Former heart transplant recipients and their families joined physicians, nurses and administrative staff at Westchester Medical Center in Valhalla last week to celebrate the hospital surpassing more than 200 of the life-changing procedures.
Nearly 50 former heart transplant patients from the hospital’s heart transplant program gathered on National Organ Donor Enrollment Day last Wednesday, reflecting on their lives before and after surgery and sharing stories of heartache and success.
“It’s a good feeling to have life back when it’s almost taken from you,” said Kim Guinta, a 63-year-old Bridgeport, Conn. resident who had his transplant in 2014 after spending six months in the hospital. “Before every step was an effort, I could barley walk my dog around the block. It’s hard to explain what life is again because I took everything for granted before I was sick. Once you get sick, you don’t know what’s going on.”
Guinta praised the hospital and its staff for treating the program’s patients as individuals.
Since the heart transplant program was launched in 2001, Westchester Medical Center’s Heart and Vascular Institute’s heart transplant program helped the patients by combining clinical expertise and compassionate care.
Dr. David Spielvogel, chief of cardiothoracic surgery and surgical director for heart transplantation, said the medical center’s program often admits patients that are often turned away at other facilities after qualifying as a poor transplant candidate.
“We really tried to find a way to help everyone that came to us,” he said. “I think that was something that made us special.”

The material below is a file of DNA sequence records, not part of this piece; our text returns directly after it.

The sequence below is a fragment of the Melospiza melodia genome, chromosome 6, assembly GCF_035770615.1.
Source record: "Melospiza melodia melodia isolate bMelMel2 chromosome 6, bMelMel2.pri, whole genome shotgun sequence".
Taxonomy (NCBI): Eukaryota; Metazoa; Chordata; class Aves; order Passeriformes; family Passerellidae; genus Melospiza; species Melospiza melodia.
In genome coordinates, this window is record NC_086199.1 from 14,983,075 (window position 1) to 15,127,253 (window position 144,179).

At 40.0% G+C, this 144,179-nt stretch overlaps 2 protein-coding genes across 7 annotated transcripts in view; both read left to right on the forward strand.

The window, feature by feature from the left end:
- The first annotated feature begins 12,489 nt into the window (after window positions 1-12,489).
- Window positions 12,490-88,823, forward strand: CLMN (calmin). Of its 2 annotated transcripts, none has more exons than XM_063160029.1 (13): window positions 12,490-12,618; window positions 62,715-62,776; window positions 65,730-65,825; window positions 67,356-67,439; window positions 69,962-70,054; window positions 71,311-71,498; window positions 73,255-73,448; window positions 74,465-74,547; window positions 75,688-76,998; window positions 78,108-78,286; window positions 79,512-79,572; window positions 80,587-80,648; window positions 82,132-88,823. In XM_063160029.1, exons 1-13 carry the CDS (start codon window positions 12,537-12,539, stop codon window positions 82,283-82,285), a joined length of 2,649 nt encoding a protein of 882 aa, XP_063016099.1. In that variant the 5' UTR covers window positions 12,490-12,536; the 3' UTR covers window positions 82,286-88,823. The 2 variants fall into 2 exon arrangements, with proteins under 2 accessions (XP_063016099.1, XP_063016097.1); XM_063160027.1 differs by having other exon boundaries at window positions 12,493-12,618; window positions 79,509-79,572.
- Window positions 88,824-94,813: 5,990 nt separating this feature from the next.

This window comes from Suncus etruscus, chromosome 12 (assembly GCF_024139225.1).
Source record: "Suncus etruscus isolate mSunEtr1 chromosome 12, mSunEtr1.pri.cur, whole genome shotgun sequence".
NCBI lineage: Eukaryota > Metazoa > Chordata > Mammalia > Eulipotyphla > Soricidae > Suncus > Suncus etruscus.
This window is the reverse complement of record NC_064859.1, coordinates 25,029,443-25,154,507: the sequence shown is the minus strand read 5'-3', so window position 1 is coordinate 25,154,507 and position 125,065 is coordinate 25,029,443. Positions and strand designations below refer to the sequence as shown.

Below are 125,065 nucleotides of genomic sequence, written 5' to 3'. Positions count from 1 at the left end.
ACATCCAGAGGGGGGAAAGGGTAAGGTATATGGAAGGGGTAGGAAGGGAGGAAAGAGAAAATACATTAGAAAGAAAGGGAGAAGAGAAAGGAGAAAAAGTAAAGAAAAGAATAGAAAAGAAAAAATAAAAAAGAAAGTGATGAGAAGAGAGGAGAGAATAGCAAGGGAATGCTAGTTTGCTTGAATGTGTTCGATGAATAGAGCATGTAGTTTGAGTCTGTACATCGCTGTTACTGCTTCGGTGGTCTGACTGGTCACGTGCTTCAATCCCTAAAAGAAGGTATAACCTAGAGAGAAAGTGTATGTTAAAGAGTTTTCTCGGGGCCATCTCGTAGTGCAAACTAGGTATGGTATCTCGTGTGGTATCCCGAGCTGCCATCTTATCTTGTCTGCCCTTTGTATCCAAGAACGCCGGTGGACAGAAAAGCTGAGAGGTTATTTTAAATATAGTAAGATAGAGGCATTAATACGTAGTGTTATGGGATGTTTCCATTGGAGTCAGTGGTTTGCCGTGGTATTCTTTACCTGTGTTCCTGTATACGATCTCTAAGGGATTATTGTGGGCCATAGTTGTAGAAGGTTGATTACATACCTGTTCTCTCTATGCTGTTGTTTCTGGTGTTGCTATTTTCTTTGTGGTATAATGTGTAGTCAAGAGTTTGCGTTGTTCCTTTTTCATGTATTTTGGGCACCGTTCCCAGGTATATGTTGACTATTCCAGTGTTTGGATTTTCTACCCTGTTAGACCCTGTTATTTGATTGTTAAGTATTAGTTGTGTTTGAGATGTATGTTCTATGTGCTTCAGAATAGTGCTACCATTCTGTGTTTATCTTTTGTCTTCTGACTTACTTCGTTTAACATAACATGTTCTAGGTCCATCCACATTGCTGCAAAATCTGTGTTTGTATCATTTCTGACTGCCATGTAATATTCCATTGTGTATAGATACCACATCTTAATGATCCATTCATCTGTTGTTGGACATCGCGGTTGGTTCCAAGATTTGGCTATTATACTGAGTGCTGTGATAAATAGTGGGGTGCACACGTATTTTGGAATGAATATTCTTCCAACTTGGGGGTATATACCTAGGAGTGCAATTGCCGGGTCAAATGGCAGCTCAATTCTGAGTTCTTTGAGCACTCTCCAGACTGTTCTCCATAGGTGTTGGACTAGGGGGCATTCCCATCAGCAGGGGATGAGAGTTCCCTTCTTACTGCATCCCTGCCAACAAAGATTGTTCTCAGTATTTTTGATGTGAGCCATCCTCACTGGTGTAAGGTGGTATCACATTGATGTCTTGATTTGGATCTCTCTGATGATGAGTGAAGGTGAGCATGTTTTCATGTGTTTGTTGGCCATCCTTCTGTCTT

The program also has a reputation of providing the best possible outcomes for patients, with higher survival rates and shorter wait times than the national average.
Dr. Alan Gass, director of cardiac, transplantation and mechanical circulatory support, reflected on the level of anguish patients and families feel before surgery. He said it’s extraordinary to see patients given a new lease on life.
“In medicine it’s rare you have a terminal disease, and there’s a solution and (a) transplant is a real solution,” Gass said. “When I look around this room I see people who made it to their kid’s graduation, saw grandchildren born, went back to school, completed marathons. What you can accomplish after a transplant is pretty remarkable.”
Montrose resident Maria Quizhpi was born with pyruvate kinase deficiency, a type of hemolytic anemia. She said her life has dramatically improved since her transplant last December.
“I was always tired, I didn’t want to do anything and I had no energy,” said the 26-year-old Quizhpi. “Now I get to do a lot of things on my own. I’m cooking and I spend a lot of time with my nieces. I’m young and I feel lucky my condition was caught in time. I feel blessed, really truly blessed.